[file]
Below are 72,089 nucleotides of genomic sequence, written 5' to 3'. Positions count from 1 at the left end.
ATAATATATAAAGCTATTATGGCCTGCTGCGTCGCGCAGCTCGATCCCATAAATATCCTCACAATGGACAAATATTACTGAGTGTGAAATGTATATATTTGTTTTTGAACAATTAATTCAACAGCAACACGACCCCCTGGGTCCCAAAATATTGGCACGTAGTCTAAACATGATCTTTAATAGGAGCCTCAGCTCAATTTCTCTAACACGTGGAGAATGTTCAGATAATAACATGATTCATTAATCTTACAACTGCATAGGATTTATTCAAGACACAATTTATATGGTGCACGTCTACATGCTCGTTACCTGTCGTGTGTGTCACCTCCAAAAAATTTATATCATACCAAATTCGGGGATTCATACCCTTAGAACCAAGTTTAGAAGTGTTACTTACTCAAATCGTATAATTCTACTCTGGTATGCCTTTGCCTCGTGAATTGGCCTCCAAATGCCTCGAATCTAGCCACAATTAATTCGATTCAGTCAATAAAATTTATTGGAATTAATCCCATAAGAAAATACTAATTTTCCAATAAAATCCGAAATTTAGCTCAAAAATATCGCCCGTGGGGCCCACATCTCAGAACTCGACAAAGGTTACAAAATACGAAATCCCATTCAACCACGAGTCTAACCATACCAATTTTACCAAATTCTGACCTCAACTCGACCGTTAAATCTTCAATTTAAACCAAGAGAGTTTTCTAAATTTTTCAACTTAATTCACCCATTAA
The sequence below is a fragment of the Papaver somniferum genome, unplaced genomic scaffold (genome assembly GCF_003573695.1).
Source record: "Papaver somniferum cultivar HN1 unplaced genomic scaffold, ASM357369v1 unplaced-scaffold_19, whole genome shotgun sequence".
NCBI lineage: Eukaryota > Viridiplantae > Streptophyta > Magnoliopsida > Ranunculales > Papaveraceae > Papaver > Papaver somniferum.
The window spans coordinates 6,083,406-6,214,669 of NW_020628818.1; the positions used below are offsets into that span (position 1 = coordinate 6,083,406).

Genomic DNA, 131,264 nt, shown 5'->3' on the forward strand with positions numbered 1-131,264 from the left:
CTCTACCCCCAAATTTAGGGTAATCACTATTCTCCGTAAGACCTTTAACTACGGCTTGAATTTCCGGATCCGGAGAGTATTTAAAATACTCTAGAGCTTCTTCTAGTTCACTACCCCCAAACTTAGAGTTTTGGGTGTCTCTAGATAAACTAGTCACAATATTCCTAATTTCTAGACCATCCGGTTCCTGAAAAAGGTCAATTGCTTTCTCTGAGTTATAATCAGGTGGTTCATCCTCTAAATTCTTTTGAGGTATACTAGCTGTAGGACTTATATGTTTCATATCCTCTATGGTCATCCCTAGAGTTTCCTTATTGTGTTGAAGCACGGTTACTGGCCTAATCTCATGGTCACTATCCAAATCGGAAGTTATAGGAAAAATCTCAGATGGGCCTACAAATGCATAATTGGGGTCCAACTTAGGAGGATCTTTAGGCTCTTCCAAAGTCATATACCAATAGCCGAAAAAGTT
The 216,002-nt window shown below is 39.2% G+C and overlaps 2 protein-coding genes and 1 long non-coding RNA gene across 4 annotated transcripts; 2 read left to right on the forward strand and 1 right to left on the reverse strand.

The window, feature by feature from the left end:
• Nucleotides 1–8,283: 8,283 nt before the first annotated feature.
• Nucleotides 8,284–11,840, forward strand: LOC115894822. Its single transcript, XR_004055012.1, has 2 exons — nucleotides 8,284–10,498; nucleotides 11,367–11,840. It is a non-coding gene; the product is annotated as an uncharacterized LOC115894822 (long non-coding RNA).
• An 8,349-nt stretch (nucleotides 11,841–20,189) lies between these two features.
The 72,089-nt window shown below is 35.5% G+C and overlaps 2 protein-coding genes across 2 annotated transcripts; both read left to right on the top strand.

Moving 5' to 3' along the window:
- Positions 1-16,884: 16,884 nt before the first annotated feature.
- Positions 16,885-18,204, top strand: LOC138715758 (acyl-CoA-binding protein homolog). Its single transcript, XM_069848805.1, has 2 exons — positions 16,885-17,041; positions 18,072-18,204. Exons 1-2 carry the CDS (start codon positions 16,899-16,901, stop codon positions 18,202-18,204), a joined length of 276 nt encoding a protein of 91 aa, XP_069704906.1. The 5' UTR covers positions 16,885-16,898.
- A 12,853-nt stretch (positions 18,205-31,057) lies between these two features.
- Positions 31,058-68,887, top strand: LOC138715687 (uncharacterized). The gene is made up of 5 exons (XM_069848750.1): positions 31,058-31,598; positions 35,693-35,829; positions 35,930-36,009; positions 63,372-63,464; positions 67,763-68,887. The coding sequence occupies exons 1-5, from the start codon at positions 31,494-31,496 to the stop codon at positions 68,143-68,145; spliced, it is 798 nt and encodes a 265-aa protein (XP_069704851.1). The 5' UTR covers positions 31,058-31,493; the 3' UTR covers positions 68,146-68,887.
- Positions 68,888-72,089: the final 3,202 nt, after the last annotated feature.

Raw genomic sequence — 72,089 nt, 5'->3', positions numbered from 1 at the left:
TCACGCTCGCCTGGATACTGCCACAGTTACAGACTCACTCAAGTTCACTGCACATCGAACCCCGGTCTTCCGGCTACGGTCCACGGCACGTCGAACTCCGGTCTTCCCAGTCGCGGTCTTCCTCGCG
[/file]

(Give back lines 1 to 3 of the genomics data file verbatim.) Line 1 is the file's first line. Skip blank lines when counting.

Below are 72,089 nucleotides of genomic sequence, written 5' to 3'. Positions count from 1 at the left end.
ATAATATATAAAGCTATTATGGCCTGCTGCGTCGCGCAGCTCGATCCCATAAATATCCTCACAATGGACAAATATTACTGAGTGTGAAATGTATATATTTGTTTTTGAACAATTAATTCAACAGCAACACGACCCCCTGGGTCCCAAAATATTGGCACGTAGTCTAAACATGATCTTTAATAGGAGCCTCAGCTCAATTTCTCTAACACGTGGAGAATGTTCAGATAATAACATGATTCATTAATCTTACAACTGCATAGGATTTATTCAAGACACAATTTATATGGTGCACGTCTACATGCTCGTTACCTGTCGTGTGTGTCACCTCCAAAAAATTTATATCATACCAAATTCGGGGATTCATACCCTTAGAACCAAGTTTAGAAGTGTTACTTACTCAAATCGTATAATTCTACTCTGGTATGCCTTTGCCTCGTGAATTGGCCTCCAAATGCCTCGAATCTAGCCACAATTAATTCGATTCAGTCAATAAAATTTATTGGAATTAATCCCATAAGAAAATACTAATTTTCCAATAAAATCCGAAATTTAGCTCAAAAATATCGCCCGTGGGGCCCACATCTCAGAACTCGACAAAGGTTACAAAATACGAAATCCCATTCAACCACGAGTCTAACCATACCAATTTTACCAAATTCTGACCTCAACTCGACCGTTAAATCTTCAATTTAAACCAAGAGAGTTTTCTAAATTTTTCAACTTAATTCACCCATTAA
The sequence below is a fragment of the Papaver somniferum genome, unplaced genomic scaffold (genome assembly GCF_003573695.1).